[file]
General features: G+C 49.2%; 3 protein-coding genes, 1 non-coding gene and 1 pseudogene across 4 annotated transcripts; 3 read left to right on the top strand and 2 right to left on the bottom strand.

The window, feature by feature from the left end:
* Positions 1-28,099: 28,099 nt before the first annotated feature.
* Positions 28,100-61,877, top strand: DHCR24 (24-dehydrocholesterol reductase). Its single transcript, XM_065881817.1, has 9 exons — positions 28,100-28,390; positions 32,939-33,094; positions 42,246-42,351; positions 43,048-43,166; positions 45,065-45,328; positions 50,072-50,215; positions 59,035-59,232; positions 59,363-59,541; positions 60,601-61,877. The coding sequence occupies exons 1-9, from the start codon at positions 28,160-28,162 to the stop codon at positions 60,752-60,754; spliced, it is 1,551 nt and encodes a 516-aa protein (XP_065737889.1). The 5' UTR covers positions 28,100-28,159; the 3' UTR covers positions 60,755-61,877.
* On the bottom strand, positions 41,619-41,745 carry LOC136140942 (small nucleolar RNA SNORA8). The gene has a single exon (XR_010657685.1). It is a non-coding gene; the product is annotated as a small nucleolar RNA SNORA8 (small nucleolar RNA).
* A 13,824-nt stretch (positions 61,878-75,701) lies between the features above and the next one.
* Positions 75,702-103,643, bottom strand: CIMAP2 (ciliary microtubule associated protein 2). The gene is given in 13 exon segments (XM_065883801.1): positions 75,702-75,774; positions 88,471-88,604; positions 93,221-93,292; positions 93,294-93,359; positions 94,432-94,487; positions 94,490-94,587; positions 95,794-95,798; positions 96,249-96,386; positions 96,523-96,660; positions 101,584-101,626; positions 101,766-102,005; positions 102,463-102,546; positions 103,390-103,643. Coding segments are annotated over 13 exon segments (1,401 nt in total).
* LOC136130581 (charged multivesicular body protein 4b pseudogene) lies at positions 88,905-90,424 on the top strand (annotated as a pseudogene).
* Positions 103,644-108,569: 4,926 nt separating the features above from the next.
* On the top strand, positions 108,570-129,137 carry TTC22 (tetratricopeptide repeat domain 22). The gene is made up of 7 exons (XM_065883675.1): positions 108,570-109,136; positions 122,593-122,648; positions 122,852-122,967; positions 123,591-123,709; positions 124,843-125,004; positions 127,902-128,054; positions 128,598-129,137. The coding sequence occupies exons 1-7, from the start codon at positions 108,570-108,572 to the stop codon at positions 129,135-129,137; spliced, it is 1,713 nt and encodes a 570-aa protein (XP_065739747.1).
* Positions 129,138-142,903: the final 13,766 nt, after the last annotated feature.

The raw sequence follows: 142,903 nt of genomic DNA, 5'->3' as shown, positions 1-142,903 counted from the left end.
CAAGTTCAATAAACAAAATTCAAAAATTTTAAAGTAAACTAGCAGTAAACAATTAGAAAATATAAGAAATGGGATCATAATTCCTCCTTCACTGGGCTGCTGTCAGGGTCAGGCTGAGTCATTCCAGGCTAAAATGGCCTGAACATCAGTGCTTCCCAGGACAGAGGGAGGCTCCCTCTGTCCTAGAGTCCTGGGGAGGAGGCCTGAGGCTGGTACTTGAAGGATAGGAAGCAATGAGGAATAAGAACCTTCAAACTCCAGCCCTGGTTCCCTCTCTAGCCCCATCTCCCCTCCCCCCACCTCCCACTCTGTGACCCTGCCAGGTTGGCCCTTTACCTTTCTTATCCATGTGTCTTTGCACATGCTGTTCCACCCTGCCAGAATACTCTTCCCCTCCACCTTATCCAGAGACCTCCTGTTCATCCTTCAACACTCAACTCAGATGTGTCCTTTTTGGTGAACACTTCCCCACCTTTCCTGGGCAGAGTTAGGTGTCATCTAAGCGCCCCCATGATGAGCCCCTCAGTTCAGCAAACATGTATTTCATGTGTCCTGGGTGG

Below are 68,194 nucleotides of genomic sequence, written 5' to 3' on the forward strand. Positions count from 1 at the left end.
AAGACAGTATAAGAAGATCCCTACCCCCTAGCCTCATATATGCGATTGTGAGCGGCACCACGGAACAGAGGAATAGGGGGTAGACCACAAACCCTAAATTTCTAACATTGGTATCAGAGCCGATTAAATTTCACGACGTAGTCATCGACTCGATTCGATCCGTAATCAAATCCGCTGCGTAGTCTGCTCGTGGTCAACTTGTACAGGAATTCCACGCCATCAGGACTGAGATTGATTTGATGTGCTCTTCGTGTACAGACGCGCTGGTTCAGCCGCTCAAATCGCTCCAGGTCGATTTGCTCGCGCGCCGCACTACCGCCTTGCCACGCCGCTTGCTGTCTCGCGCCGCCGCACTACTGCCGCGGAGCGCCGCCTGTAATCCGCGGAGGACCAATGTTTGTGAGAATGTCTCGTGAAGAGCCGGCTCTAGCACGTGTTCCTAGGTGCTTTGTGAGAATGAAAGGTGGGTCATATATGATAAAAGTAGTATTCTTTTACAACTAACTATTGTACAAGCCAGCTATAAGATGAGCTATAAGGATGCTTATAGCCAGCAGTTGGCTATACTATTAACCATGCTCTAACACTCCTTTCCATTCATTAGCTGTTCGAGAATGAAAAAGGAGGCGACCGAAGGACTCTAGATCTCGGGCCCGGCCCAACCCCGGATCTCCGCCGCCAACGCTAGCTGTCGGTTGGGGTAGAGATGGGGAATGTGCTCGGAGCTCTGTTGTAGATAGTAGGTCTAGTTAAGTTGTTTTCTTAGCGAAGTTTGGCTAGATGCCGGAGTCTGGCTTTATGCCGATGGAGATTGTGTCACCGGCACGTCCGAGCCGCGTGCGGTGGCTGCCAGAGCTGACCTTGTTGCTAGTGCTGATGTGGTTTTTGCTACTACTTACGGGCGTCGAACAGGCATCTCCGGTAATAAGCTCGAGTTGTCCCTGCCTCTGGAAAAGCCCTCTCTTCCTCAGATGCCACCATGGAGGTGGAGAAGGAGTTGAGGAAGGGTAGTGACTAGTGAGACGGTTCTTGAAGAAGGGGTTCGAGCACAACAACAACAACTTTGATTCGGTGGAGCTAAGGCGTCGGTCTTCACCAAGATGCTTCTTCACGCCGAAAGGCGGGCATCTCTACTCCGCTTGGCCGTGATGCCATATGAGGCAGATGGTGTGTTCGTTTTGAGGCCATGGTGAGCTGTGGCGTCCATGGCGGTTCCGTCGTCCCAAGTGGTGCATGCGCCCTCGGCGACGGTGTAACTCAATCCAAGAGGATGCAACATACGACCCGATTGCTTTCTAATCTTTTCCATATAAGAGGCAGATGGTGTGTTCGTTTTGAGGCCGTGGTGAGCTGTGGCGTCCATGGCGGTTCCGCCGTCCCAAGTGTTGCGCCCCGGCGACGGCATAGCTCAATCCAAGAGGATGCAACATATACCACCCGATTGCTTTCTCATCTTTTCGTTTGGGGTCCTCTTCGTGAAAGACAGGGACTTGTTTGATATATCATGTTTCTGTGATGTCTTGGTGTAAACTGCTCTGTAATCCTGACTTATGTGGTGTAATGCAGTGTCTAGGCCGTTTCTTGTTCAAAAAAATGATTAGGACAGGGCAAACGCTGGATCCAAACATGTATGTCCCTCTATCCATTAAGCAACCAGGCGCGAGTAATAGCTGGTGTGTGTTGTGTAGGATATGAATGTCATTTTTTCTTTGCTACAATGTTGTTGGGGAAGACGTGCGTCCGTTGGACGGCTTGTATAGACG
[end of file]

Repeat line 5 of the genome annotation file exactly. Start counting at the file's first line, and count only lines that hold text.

* On the bottom strand, positions 41,619-41,745 carry LOC136140942 (small nucleolar RNA SNORA8). The gene has a single exon (XR_010657685.1). It is a non-coding gene; the product is annotated as a small nucleolar RNA SNORA8 (small nucleolar RNA).